• Treasurer, major industry or start-up
  • Corporate attorney

Politics, Government, and Society

Investigate the important effects of differences among governments and the consequences that different political systems have on society. Discover what is necessary to design a constitution that will work effectively.

Career Possibilities

  • Legislative analyst
  • Lobbyist for environmental protection
  • Executive director of an NGO
  • Advisor to financial think tank
  • Staff member, United Nations
  • Political campaign manager

Theory and Analysis in the Social Sciences

Understand the variety and types of theories in social science, spanning the range from mind and emotion to economies and governments around the world. Learn how such theories are developed and tested.

Career Possibilities

  • Policy analyst
  • Strategic planner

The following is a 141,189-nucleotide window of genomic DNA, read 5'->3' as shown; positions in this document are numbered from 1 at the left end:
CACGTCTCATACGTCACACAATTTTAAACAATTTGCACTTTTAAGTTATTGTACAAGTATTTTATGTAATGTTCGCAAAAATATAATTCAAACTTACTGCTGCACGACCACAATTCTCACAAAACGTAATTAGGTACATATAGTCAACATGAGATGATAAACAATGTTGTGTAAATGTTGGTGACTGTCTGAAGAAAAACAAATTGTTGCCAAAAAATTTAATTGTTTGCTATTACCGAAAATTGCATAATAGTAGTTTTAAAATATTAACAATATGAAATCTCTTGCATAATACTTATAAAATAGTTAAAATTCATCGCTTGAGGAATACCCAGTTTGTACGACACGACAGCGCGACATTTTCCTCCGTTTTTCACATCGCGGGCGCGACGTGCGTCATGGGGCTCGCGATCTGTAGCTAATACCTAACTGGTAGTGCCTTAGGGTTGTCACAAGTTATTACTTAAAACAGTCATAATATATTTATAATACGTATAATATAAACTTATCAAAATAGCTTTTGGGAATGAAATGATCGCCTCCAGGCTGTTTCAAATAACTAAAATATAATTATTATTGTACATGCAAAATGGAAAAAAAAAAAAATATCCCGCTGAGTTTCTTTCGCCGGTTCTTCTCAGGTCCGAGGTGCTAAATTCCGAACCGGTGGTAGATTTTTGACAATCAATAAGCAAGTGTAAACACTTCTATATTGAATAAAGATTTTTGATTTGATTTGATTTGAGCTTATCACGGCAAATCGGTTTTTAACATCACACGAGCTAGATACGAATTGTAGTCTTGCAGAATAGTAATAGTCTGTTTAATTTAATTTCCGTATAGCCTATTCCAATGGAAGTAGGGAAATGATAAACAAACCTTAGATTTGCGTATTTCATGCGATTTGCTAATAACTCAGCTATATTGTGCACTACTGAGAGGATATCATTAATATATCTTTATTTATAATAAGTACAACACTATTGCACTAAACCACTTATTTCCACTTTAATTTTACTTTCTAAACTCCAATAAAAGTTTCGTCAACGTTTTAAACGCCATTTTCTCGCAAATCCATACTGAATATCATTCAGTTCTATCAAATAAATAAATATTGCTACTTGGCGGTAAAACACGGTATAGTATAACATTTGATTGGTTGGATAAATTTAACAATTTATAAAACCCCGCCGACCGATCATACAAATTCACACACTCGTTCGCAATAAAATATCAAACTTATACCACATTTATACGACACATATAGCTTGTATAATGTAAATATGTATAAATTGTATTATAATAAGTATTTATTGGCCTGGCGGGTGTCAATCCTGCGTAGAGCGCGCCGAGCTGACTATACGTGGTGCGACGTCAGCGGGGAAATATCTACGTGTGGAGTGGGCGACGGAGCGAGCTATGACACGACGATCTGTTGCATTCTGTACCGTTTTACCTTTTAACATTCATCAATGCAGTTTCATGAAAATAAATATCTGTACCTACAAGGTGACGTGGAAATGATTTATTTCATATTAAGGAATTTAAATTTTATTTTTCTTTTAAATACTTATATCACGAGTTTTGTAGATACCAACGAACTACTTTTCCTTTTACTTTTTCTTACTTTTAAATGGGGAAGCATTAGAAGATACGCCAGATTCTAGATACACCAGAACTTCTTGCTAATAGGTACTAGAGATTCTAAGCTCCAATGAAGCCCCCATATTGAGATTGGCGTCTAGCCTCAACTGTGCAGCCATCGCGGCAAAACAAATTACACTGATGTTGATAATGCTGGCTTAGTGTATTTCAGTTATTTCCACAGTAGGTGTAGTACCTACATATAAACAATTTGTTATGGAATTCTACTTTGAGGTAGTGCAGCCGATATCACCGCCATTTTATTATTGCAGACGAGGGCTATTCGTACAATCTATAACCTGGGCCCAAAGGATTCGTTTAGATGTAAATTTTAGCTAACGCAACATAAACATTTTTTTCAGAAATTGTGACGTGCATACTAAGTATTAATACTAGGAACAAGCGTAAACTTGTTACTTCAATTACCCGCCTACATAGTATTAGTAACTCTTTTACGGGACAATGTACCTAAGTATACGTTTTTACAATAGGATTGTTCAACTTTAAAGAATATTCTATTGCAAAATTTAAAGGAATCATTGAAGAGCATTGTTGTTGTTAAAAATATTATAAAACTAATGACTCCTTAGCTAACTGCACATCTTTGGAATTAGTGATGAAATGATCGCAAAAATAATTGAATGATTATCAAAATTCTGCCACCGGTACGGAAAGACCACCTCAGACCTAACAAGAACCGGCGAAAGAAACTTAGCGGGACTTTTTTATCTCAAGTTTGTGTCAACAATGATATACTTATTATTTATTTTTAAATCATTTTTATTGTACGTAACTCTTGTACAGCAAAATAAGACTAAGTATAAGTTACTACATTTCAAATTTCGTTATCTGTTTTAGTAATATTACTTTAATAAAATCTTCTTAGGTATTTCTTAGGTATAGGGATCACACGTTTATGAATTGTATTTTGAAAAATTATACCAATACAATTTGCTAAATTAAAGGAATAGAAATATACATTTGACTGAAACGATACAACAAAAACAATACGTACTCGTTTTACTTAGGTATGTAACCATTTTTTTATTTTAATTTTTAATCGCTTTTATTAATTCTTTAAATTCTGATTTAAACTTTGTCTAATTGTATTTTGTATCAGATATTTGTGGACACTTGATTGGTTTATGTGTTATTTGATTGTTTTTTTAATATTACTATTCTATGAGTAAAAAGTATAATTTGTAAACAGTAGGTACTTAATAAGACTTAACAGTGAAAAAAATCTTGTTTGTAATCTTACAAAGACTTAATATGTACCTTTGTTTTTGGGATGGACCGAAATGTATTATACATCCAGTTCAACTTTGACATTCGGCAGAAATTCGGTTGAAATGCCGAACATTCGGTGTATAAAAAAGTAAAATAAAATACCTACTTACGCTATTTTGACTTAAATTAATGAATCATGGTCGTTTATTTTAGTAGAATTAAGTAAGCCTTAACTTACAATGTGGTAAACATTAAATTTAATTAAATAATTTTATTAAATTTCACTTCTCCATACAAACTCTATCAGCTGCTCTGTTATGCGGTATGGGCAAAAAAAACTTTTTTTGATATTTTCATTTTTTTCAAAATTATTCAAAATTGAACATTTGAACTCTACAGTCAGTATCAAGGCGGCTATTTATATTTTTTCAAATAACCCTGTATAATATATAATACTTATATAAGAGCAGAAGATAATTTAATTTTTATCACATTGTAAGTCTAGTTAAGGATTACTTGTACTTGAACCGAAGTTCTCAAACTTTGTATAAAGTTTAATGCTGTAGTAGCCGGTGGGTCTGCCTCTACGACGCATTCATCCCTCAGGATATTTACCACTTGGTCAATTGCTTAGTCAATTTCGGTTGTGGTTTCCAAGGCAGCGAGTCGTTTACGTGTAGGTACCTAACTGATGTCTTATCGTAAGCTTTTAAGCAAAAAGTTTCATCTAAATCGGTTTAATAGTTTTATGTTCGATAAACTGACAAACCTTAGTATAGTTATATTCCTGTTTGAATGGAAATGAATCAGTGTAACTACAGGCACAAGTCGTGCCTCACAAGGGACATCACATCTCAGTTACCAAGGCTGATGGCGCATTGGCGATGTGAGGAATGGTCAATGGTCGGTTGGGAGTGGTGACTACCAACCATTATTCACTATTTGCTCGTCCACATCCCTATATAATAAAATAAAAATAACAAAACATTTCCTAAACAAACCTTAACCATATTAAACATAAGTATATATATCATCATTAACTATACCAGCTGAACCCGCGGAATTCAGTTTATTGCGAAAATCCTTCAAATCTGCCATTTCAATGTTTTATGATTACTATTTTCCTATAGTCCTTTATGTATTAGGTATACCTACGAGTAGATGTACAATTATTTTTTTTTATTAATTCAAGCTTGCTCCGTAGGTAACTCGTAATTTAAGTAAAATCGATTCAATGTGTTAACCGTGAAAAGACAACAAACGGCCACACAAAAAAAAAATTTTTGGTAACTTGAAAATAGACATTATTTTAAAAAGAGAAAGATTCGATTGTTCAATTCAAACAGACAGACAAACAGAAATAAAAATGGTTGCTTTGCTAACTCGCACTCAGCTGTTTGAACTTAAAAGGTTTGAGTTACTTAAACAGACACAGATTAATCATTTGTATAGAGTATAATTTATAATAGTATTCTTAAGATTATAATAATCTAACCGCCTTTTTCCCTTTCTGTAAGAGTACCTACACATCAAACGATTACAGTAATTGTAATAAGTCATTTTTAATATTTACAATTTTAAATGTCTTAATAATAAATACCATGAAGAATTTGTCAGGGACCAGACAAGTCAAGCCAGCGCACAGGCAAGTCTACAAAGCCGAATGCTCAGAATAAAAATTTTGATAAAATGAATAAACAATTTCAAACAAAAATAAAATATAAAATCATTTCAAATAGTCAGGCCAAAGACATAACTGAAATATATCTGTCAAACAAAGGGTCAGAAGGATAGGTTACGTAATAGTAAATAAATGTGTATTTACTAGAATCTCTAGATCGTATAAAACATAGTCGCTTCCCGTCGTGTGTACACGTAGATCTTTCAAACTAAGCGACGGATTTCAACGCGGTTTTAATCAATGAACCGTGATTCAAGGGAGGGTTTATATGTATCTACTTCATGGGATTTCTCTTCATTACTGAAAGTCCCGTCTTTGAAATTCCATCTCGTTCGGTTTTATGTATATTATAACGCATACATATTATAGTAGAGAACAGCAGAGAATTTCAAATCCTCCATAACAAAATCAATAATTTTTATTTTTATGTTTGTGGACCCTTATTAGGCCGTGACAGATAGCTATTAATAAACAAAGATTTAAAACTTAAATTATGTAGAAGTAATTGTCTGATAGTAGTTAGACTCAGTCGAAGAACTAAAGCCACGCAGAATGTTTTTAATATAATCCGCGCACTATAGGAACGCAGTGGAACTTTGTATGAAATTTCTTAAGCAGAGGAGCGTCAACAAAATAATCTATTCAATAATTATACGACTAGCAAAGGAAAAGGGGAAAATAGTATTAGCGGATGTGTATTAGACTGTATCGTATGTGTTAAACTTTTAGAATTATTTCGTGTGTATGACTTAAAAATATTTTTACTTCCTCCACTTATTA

• Corporate manager
  • Government strategist
  • Political campaign analyst
  • Journalist or news commentator

Empirical Approaches to the Social Sciences

Learn fundamental facts across a range of topics in social science, spanning the mind and brain, economics, and world political systems. Compare and contrast the tools of discovery in these various domains and how to interpret the findings produced by these tools.

Career Possibilities

  • Clinical psychologist
  • Neuroscientist
  • Economist
  • High school teacher
  • Consultant, organizational design
  • Staff in government office
  • Social science researcher

Designing Societies

Devise ways to improve society, based on facts about the science of influence and motivation, the economic challenges facing societies, and the key ingredients of constitutions. Imagine the ideal social order and see whether you can create guidelines that would shape such a society.

Career Possibilities